With ballot option NOTA (None of The Above) seen to play a role in poll outcomes, especially in seats won by narrow margins, there is growing interest in its impact on the 2019 Lok Sabha election results expected on May 23.
NOTA — which allows voters to indicate their disapproval of the candidates in the fray — impacted poll results since its introduction in the Chhattisgarh, Mizoram, Rajasthan, Delhi and Madhya Pradesh Assembly elections in 2013 following a Supreme Court verdict.
It attracts more votes than the combined vote of smaller parties and several political parties blame it for the seats they lose by narrow margins.
Experts however, feel that the proportion of NOTA votes may not increase in the ongoing Lok Sabha polls and that major parties may only benefit from narrow margin victories in varying degrees.
“The percentage of NOTA votes is unlikely to significantly change in these elections from 2014,” said Sanjay Kumar, Director, Centre for the Study of Developing Societies (CSDS).
Maj. Gen. Anil Verma (retired) of the Association for Democratic Reforms (ADR), however, felt the percentage of votes polled for NOTA may see a marginal rise this time.
“Urban voters exercise the option more than the rural ones, who are not aware of it. But for its better implementation, NOTA needs to be given more teeth. The option must give the voters the ability to reject candidates…” he said.
Referring to the impact of the option, ADR’s Jagdeep Chhokar said that in many constituencies in both Lok Sabha and Assembly elections, the votes polled under NOTA were more than the difference of votes between the winning and losing candidates.
He however, added that NOTA had not been implemented properly by the Election Commission. “What the Supreme Court said in its 2013 judgement — that political parties would be compelled to put up better candidates if more and more voters opt for NOTA — has not been implemented in letter and spirit.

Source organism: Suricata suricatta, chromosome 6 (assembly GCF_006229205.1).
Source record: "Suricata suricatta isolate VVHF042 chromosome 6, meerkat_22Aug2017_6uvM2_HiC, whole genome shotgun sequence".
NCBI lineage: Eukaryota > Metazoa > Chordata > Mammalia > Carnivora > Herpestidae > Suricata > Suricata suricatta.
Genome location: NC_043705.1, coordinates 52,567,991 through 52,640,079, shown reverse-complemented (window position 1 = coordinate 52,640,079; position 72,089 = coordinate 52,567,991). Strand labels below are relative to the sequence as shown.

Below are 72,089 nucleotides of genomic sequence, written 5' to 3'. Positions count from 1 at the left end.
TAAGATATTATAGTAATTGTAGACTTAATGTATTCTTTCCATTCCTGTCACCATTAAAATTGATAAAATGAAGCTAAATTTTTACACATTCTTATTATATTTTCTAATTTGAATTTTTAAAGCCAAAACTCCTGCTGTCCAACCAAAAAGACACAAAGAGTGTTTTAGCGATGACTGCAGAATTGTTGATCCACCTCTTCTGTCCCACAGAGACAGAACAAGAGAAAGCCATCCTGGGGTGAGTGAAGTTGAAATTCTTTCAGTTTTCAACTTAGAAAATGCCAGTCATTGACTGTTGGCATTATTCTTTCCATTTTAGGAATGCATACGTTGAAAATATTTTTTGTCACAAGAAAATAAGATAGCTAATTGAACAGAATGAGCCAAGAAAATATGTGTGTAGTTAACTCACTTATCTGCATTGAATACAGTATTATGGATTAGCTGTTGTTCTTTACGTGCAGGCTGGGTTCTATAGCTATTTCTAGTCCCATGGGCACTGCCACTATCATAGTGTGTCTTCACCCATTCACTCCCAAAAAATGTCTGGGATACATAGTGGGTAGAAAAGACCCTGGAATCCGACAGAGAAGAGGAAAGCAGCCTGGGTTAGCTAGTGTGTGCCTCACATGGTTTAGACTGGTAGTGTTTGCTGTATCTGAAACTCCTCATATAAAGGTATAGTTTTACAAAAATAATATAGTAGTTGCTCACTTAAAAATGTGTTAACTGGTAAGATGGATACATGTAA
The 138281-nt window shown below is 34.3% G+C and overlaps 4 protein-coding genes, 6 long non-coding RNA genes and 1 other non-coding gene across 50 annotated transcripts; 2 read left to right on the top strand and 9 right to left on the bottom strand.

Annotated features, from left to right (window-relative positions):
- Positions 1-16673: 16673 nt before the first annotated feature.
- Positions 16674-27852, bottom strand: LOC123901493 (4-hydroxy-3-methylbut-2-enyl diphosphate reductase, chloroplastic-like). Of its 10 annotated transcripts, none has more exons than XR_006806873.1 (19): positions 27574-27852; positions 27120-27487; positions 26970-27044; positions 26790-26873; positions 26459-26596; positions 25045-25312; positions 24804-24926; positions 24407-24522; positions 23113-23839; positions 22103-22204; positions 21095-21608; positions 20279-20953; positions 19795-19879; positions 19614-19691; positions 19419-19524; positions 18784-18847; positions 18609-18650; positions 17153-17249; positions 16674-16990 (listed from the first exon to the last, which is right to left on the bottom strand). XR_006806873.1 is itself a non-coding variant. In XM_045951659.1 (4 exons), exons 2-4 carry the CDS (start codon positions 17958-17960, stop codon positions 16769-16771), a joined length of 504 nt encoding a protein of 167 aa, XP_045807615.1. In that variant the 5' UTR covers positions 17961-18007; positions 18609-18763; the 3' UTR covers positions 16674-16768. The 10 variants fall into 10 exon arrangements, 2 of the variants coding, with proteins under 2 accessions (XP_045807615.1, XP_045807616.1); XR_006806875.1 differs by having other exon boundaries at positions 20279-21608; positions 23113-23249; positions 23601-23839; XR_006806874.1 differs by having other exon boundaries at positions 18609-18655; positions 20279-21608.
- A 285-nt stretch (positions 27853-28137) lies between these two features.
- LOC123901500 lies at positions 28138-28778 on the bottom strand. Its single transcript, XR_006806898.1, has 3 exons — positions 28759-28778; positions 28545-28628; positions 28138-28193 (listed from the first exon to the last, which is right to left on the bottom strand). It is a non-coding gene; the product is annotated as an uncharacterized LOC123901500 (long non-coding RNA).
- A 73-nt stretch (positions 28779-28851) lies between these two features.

“The EC should follow in the footsteps of the Haryana and Maharashtra State Election Commissions, which last year announced that the candidates in the fray would be replaced if more voters opt for NOTA,” Chhokar said.
According to ADR data, there were 60,02,942 (1.08 per cent) NOTA votes in the 2014 elections, which was the winning margins of many constituencies put together.
The Nilgris constituency in Tamil Nadu secured the highest (46,559) NOTA votes, while Lakshadweep garnered 123, the lowest number.
The option has collectively secured 1.33 crore votes in all the Assembly and Lok Sabha elections held since it was introduced in 2013. On an average, it secured 2.70 lakh votes in the Assembly elections between 2013 and 2018.
According to a survey done by the CSDS during the 2014 Lok Sabha elections, the upper caste voters may have chosen NOTA more than any other caste group.
But the option saw a declining trend in the 2018 Assembly polls in Madhya Pradesh, Rajasthan, Chhattisgarh and Mizoram, said Kumar said.
The decline was from 1.9 per cent to 1.4 per cent in Madhya Pradesh, 1.9 per cent to 1.3 per cent in Rajasthan; 3 per cent to 1.9 per cent in Chhattisgarh, and 0.6 per cent to 0.4 per cent in Mizoram. In Telangana, there was a marginal increase from 0.7 per cent to 1.0 per cent.
However, in some elections — like bypolls in Bawana constituency of Delhi and Nandyal constituency in Andhra Pradesh in 2017, NOTA got the fourth highest number of votes.